COVID-19 diaries: Marjorie's blog

COVID-19 diaries: Marjorie's blog

Case study from May 27, 2020

Marjorie is an SHS Practitioner based in London. She’s been keeping a diary of her work during the coronavirus pandemic.

Friday 27 March 2020

Well, what a week it’s been!

Due to the worldwide global pandemic that is the coronavirus, life as we know it will not be the same for a long time to come. This now includes working from home, while managing two children, and balancing their needs, while making sure I get my work done.

So how has my first week been?

Aside from my children and my loved ones, my main concern has been for many of my families who are particularly vulnerable for a variety of reasons.

I am worried about the families who have no income, or a low income. I am worried about the families who are on universal credit and those who are crippled with debt, who couldn’t afford to go out and panic or bulk buy and fill their cupboards up. 

I have a parent I work with who has severe mental health issues and has four children. Unfortunately, they have all become sick with the symptoms of the coronavirus. This case highlights how multi-agency works at its best. External agencies have been liaising with the families, providing practical support.  I have provided telephone support, sometimes twice a day, just to reassure her that we care, and she is not alone) This has been of some comfort to her, as a time like this raises her anxiety, paranoia etc.

There are also families who are not on a “vulnerable” list, but I know through speaking with some children before the school closed who were anxious about being at home due to unhappy home lives, parental discord etc.

I am concerned about families with dire housing situations who have to stay at home. For some of these families, their homes are often not a sanctuary and can be a place of stress, anxiety, depression and frustration. 

Families living in overcrowded accommodation, (six people in a two-bedroom house), or the family who are living in temporary accommodation sharing accommodation with four other families who also have children, or the parent who has two severely Autistic children under the age of six, living on the seventh floor in accommodation which is unsuitable due to the youngest child trying to climb over the balcony due to having no concept of danger due to their diagnosis.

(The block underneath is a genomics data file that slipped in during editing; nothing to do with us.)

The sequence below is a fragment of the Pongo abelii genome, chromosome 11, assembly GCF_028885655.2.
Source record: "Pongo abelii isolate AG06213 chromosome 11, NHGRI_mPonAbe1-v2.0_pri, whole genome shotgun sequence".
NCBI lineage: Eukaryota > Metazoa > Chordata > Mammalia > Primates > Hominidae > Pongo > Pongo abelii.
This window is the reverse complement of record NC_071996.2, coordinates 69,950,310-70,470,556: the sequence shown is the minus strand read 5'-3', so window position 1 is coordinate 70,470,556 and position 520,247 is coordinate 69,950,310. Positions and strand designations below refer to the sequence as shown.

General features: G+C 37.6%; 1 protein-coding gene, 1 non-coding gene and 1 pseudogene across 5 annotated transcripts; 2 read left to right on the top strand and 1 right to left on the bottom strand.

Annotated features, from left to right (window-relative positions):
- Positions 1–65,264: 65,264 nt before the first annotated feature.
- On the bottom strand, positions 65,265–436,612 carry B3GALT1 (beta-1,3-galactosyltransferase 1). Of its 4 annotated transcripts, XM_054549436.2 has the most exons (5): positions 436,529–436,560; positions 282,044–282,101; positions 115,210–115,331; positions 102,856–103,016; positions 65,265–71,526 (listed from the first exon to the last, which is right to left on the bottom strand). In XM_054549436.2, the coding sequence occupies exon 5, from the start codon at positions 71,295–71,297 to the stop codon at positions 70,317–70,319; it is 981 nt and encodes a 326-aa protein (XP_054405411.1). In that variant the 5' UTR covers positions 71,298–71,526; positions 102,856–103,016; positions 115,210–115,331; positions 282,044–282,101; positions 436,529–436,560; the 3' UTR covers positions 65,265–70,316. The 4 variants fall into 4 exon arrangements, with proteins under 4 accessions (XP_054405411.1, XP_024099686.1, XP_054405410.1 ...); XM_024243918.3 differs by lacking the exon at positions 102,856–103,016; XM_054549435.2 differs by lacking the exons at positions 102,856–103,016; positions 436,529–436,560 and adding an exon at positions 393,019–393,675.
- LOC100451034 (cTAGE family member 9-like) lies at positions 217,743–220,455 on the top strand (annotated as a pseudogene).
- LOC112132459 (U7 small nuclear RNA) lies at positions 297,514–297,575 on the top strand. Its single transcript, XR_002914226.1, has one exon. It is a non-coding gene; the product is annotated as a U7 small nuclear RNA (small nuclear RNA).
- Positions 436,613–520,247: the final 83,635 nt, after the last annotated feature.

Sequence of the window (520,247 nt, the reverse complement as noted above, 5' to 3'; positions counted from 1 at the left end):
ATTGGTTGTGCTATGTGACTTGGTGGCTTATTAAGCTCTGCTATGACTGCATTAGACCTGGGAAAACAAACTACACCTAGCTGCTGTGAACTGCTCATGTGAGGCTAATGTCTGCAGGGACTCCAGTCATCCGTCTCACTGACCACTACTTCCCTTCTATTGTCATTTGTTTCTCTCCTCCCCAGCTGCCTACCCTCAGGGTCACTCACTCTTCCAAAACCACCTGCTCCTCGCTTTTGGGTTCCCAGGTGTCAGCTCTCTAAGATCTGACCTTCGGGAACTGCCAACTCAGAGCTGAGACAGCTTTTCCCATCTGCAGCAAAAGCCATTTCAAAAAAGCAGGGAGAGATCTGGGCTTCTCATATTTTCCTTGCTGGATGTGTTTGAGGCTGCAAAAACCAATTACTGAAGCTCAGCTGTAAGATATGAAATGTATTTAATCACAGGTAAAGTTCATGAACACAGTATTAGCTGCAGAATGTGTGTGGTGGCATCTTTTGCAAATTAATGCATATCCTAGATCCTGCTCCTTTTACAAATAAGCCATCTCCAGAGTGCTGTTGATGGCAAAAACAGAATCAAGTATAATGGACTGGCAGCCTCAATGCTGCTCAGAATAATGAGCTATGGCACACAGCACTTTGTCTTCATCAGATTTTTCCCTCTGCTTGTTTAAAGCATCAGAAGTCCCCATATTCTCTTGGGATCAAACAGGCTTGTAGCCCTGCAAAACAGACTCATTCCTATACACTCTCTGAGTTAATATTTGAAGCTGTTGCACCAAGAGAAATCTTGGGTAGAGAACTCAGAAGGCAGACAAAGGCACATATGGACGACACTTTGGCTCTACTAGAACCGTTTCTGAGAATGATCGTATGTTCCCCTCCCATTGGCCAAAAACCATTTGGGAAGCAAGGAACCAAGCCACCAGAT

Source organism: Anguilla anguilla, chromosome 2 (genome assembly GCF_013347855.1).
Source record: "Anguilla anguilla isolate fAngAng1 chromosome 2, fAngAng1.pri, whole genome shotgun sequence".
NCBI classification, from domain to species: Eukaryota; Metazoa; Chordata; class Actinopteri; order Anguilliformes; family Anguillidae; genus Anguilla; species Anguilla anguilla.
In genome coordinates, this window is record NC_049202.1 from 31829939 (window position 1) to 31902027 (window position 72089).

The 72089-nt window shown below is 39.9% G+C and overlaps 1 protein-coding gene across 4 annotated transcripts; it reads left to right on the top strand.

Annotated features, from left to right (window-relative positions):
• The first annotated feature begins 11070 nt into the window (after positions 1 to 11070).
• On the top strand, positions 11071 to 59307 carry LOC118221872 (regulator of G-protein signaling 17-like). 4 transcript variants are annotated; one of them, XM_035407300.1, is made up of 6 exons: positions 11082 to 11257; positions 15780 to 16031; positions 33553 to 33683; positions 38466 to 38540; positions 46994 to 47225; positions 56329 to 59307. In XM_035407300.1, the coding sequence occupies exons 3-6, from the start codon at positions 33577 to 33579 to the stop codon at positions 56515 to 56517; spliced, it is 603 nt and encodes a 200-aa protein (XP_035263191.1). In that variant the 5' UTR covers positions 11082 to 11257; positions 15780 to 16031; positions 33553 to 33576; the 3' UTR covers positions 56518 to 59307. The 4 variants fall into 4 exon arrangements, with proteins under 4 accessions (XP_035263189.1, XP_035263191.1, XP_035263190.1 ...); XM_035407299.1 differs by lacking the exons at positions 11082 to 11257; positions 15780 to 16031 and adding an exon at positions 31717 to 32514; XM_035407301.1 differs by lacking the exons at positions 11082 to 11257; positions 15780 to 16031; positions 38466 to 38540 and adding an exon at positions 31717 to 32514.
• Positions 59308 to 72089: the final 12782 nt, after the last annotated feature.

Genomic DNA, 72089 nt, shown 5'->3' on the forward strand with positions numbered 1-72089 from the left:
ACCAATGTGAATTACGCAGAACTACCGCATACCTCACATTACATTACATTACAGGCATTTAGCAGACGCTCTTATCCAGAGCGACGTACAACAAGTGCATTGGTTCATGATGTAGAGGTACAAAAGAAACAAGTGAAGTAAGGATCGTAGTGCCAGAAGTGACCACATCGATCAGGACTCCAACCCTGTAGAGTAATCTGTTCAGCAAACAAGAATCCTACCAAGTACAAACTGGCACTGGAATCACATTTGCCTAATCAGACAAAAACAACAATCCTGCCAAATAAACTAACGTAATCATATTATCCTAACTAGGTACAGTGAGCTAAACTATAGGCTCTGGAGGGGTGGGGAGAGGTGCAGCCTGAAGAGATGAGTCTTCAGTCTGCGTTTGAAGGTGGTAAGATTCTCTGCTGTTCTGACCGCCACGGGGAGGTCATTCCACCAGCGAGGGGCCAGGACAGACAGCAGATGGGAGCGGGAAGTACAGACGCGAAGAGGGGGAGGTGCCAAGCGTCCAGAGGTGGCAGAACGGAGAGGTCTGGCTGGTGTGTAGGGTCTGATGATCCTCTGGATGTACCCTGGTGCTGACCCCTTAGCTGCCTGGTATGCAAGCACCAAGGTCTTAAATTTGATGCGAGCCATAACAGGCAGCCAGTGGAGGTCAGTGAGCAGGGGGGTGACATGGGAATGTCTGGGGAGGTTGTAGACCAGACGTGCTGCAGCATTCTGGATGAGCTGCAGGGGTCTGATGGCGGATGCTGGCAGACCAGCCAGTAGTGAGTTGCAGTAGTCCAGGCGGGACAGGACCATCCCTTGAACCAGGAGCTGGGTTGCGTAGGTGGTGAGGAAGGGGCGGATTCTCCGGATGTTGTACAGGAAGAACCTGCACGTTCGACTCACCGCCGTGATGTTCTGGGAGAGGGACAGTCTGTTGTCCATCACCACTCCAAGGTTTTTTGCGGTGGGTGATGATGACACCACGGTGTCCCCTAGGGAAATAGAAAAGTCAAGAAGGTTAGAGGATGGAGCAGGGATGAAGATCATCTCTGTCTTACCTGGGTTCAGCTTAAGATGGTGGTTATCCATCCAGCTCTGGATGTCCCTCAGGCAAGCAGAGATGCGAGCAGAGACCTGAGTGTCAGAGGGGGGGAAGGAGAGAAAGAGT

The work which SHS does for families across the country will be vital more than ever in this uncertain climate. 

There have been uplifting moments too. On the last day of school, a parent came to see me. Before we started, she turned to me and said “I know you probably haven’t had time to do any shopping because you’ve been here, so this is for you” and then presented me with a bag full of grocery shopping. I was overwhelmed, to say the least, as I couldn’t believe that a parent who doesn’t have money in abundance, chose to think about me!


Sunday 8 March 2020

I have been working from home, but still maintaining essential contact with families at a time when they need it most.

Many of the families we work with were already experiencing socio-economic disadvantages. From poor housing, low income, debt and limited access to resources. The grim reality is that these factors are likely to get worse once this health crisis is over, as the economy will undoubtedly be impacted greatly.

I just spoke with a parent who had just been on the phone to her gas/electricity energy supplier. I had previously worked with her to manage some of her debt and was on an agreed payment plan. This morning she was told that they had cancelled her payment plan because she had missed a payment. The reason why she missed the payment? It’s because it was a choice between paying that bill or putting food on the table for her children. Understandably, she chose the latter.

This current lockdown situation is presenting challenges for families which on the surface, are not so obvious.

I spoke to a parent whose child needed his inhaler collected from the chemist. As he suffers from chronic and severe asthma. She had to ask her ex-partner who eventually did collect the prescription (over a week later). He then used it as an opportunity to exert control and dismiss and belittle her and make her feel unworthy.